As I read about David’s battles and compare them to mine, and as I read Paul’s exhortations and compare them to my experiences, it is plain that I will spend the rest of my life in this war between flesh and spirit. That is, the old nature will continually try to rule over the new life of Christ in me.
In Romans 6, Paul wrote about being dead to sin and alive to God, and about presenting ourselves to God as a person made righteous . . .
We know that our old self was crucified with him in order that the body of sin might be brought to nothing, so that we would no longer be enslaved to sin . . . . Let not sin therefore reign in your mortal body, to make you obey its passions. Do not present your members to sin as instruments for unrighteousness, but present yourselves to God as those who have been brought from death to life, and your members to God as instruments for righteousness. For sin will have no dominion over you, since you are not under law but under grace. (Romans 6:6;12–14)
Then in the very next chapter he describes his battle with sin and how he did what he didn’t want to do. He ended with this:
Wretched man that I am! Who will deliver me from this body of death? Thanks be to God through Jesus Christ our Lord! So then, I myself serve the law of God with my mind, but with my flesh I serve the law of sin. (Romans 7:24–25)
How then am I delivered from this body of death? Chambers says it is a moral decision, a moment in life when a person decides that just as Jesus Christ died for the sin of the world, so sin must die in us. We do not curb, suppress, or counteract, but crucify. He says no one can bring any one else to this decision; we must make it ourselves and make the moral decision that sin in ourselves must be put to death.
I’m shaking my head at Chambers’ use of verbs and pronouns. Some of what he writes for today sounds a bit too much toward me being my own Savior through my own choices, as if it is up to me whether or not I am saved from sin. Paul said ‘thanks be to God’ not ‘thanks be to me that I finally decided to quit.’
Becoming a Christian means Christ came into my life. He grabbed hold of me and is in the process of delivering me from the power of sin and the control of my fleshy desires. Surrender needs to happen, but all resistance can do is delay the process. My old nature can try to take back control, but He keeps His Word and His persistence is far more powerful than my resistance. He promised to save me and He will do it; He is doing it.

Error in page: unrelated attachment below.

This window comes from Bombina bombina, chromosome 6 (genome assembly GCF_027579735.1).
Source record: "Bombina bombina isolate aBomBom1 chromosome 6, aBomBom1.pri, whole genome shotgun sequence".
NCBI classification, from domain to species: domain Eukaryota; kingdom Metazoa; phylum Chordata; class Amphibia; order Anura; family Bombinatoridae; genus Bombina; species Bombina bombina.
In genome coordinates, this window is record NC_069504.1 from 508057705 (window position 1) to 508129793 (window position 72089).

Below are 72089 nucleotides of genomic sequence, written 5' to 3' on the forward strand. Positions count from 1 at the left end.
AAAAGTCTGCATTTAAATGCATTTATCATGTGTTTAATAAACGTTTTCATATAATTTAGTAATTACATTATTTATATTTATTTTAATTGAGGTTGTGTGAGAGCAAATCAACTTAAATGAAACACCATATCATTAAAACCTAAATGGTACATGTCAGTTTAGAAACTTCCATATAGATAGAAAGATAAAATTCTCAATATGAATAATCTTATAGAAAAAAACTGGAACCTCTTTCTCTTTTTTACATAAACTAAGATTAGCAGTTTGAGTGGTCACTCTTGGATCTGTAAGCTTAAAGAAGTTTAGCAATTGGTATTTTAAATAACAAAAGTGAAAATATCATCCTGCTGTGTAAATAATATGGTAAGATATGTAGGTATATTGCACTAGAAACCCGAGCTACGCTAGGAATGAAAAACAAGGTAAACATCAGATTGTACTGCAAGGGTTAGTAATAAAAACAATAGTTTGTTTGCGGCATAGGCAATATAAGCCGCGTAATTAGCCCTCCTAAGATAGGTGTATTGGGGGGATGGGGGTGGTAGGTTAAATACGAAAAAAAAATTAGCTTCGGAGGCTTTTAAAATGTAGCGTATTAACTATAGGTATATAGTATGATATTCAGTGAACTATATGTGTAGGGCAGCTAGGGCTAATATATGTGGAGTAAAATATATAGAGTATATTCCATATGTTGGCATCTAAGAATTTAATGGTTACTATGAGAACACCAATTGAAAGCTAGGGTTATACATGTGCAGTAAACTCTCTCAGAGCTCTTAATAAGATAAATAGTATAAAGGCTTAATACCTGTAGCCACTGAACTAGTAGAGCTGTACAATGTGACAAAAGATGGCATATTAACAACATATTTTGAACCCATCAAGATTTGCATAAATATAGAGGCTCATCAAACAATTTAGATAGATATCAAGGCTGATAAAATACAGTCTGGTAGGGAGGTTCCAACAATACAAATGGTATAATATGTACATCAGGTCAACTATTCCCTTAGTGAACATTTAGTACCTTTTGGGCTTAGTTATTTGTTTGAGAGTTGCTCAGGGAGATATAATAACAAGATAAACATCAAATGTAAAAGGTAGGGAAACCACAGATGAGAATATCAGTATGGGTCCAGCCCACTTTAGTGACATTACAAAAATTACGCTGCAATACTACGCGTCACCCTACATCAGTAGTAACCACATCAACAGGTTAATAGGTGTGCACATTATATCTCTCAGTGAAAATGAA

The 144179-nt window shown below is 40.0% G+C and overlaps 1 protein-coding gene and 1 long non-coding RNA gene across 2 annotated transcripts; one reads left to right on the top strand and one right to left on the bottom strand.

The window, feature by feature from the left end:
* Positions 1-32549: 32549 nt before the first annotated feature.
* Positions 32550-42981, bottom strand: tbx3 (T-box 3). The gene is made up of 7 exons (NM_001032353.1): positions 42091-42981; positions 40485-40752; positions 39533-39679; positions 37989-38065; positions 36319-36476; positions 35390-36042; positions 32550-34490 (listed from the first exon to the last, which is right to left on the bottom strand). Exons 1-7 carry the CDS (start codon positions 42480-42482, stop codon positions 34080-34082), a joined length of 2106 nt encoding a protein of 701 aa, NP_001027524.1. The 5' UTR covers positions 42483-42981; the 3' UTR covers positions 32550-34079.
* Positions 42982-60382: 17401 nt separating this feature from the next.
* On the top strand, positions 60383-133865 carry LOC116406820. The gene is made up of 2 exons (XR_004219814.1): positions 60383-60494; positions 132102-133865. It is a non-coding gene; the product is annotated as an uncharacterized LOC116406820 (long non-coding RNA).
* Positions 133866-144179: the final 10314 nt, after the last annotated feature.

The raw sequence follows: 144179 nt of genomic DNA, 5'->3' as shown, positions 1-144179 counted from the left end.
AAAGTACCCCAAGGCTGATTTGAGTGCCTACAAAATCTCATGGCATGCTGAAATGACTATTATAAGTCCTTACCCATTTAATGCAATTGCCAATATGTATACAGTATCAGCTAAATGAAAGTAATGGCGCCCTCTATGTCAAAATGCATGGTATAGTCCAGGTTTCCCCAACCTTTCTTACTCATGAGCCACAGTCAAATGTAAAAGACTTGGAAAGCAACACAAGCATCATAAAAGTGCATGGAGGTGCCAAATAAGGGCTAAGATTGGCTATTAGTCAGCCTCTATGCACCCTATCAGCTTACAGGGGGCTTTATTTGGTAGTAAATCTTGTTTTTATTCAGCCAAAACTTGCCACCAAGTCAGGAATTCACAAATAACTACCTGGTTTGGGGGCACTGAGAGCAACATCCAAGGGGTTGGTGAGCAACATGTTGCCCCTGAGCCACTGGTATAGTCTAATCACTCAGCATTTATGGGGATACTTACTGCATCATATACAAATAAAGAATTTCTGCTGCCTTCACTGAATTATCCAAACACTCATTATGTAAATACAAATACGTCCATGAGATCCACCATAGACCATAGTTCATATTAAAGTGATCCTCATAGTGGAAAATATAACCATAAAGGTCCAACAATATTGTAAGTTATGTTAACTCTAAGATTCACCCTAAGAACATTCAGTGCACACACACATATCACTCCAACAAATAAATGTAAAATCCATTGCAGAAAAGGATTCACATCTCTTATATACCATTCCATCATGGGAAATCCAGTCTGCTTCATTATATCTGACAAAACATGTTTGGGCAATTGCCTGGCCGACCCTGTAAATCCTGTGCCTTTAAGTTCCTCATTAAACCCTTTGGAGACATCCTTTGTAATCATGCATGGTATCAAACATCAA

I recall taking my father on the gondola at the Banff ski hill. He was afraid of heights and clung white-knuckled to the railing for the entire trip. He could have trusted the gondola and enjoyed the ride, but no matter what he did, he made it safely to the top and back down again.
Who delivers me from sin? Is it Jesus or is it my decision to enjoy the ride rather than resist it?
Paul says, past tense, “I have been crucified with Christ. It is no longer I who live, but Christ who lives in me. And the life I now live in the flesh I live by faith in the Son of God, who loved me and gave himself for me.” (Galatians 2:20) This statement is not “I will die to sin” because it had already happened.
Jesus teaches me to stop resisting His work of saving me. I’m to put off my old self. I’m to let go of whatever railing I cling to. My effort or lack of effort is not going to move me any safer, quicker, or more securely. It is my gondola, Jesus Christ, who is taking me up the mountain, not me. Thinking that way is equivalent to “considering myself dead to sin,” and to “putting on the new self,” and to enjoying the ride.